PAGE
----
Doha is back on track
Following up on Thursday’s post, WTO negotiators have announced a successful “July package” that lays the groundworks for cobbling a successful trade deal. Lisa Schlein has a story for Voice of America: Delegates to the World Trade Organization have agreed to a deal, which experts say will boost world economic growth by liberalizing world trade. ...
Following up on Thursday's post, WTO negotiators have announced a successful "July package" that lays the groundworks for cobbling a successful trade deal. Lisa Schlein has a story for Voice of America:
Following up on Thursday’s post, WTO negotiators have announced a successful “July package” that lays the groundworks for cobbling a successful trade deal. Lisa Schlein has a story for Voice of America:
Delegates to the World Trade Organization have agreed to a deal, which experts say will boost world economic growth by liberalizing world trade. The agreement restarts stalled free trade talks, known as the Doha Development Round, which collapsed last September at a meeting in Cancun, Mexico. After a week of marathon talks, the World Trade Organization’s 147 members approved the agreement by consensus, marking what WTO Director-General Supachai Panitchpakdi calls an historical moment for the organization. He says the framework agreement will lead toward the elimination of export subsidies, a reduction in domestic subsidies and will produce gains in market access…. West African countries achieved a breakthrough in their demands that rich countries stop subsidizing their cotton farmers. Under the agreement, the United States and other nations have decided that cotton subsidies be treated on a separate fast track. U.S. Trade Representative Robert Zoellick says he is pleased with the outcome of this negotiation…. Chief negotiators at the World Trade Organization say they hope they will be able to conclude the round of trade talks by December 2005, when the next ministerial takes place in Hong Kong.
As this WTO press release points out, this pushes the deadline back from the original January 2005 deadline, but that’s to be expected. The WTO Secretary-General is clearly pleased:
Dr. Supachai predicted that the progress now made in agriculture, non-agricultural market access, development issues and trade facilitation would provide substantial momentum to WTO members’ work in other important areas such as rules, services, environment, reform of dispute procedures and intellectual property protection. “I fully expect that when negotiators return in September negotiations in these areas and all others will recommence with a high degree of enthusiasm,” he said. WTO members can now put behind them the deadlock 10 months earlier at the Cancún ministerial conference, he said.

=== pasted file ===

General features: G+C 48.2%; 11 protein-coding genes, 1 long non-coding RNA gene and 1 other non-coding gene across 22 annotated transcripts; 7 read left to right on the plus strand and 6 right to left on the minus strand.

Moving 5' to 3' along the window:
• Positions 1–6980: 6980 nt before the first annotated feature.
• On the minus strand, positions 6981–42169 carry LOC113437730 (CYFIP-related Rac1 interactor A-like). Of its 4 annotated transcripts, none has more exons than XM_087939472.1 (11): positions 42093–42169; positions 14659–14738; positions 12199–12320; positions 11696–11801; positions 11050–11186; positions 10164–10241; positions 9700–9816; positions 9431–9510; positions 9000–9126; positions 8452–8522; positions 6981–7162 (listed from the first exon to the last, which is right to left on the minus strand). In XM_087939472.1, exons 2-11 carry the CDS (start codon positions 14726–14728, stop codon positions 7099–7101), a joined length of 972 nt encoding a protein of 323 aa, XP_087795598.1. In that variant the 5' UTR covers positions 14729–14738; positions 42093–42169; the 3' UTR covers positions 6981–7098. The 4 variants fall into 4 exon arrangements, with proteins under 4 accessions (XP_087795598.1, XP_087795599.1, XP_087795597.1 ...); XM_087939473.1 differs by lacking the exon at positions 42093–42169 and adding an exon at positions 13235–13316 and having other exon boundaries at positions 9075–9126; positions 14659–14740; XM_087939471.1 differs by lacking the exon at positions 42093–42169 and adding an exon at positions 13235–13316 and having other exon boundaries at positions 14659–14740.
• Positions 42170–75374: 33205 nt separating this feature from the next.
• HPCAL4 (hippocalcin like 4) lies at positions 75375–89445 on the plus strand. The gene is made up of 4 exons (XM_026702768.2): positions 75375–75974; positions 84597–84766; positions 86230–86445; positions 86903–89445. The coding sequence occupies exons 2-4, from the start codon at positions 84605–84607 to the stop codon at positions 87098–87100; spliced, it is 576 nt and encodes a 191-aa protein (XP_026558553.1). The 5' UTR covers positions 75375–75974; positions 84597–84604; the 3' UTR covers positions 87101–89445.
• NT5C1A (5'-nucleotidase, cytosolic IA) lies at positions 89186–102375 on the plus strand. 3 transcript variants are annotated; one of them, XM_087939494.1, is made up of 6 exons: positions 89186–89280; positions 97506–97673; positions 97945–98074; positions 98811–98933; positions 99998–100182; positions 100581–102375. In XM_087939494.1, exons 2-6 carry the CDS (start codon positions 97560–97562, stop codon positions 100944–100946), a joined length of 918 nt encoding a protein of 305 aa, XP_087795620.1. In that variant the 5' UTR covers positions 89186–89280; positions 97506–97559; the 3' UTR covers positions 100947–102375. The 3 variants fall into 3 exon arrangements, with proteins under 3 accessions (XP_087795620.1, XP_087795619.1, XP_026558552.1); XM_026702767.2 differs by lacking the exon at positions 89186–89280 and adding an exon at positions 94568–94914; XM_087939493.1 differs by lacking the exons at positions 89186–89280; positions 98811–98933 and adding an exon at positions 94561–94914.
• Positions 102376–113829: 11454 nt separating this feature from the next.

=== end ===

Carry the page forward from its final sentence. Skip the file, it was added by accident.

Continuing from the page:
[C’mon, it’s a froggin’ press release — of course he’s going to be upbeat!–ed. Actually, it’s been my experience that compared to other international governmental organizations, the WTO press material is remarkably free of spin or artifice.] You can take a gander at the text of the recent agreement by clicking here. The contrast between the Bush administration’s positive contributions to this step foward on trade and Kerry’s praise of the “fair trade” shibboleth, does alter one of the four key factors in my voting decision come November. So, my probability of voting for Kerry has been lowered from .54 to .50. UPDATE: Robert Tagorda provides plenty of links, including this New York Times story and the Kerry campaign’s fatuous press release on the matter. From the latter, this part was particularly inane:
Exports Are Down Under President Bush – The First President Since Herbert Hoover. Exports have fallen in inflation-adjusted terms under President Bush – the first drop under any President since Herbert Hoover. In contrast, most post-World War II Presidential terms have seen 15 to 30 percent real export growth. Bush Called Job Protection Measures a “Barrier.” In a speech to the Women’s Entrepreneurship in the 21st Century Forum, George Bush defended the outsourcing of jobs overseas. Bush said, “We cannot expect to sell our goods and services, and create jobs, if America and our partners, trading partners, start raising barriers and closing off markets.”
The first point is a non sequitur, since it has little to do with the Bush administration. Exports are largely a function of other countries’ aggregate demand and the exchange rate. Under Bush, the dollar has depreciated in value. What’s depressed exports has been the sclerotic growth of our major trading partners, not some failure of the Bush administration. As to the second point, I look forward to hearing the Kerry economic team argue that, “We can expect to sell our goods and services, and create jobs, if America and our partners, trading partners, start raising barriers and closing off markets.” In contrast, USTR head Bob Zoellick said the following in his press release:
President Bush confounded conventional wisdom by empowering me and my Administration colleagues to make trade success a priority, even in an election year, because he believes open markets build stronger economies and help create jobs in the United States and opportunity around the world.
Here’s a useful USTR fact sheet as well. This does not excuse the myriad examples of protectionism committed by this administration — but the past week has seen some substantive pluses for the Bush team and some rhetorical minuses for the Kerry team on trade.
Daniel W. Drezner is a professor of international politics at the Fletcher School of Law and Diplomacy at Tufts University and co-host of the Space the Nation podcast. Twitter: @dandrezner
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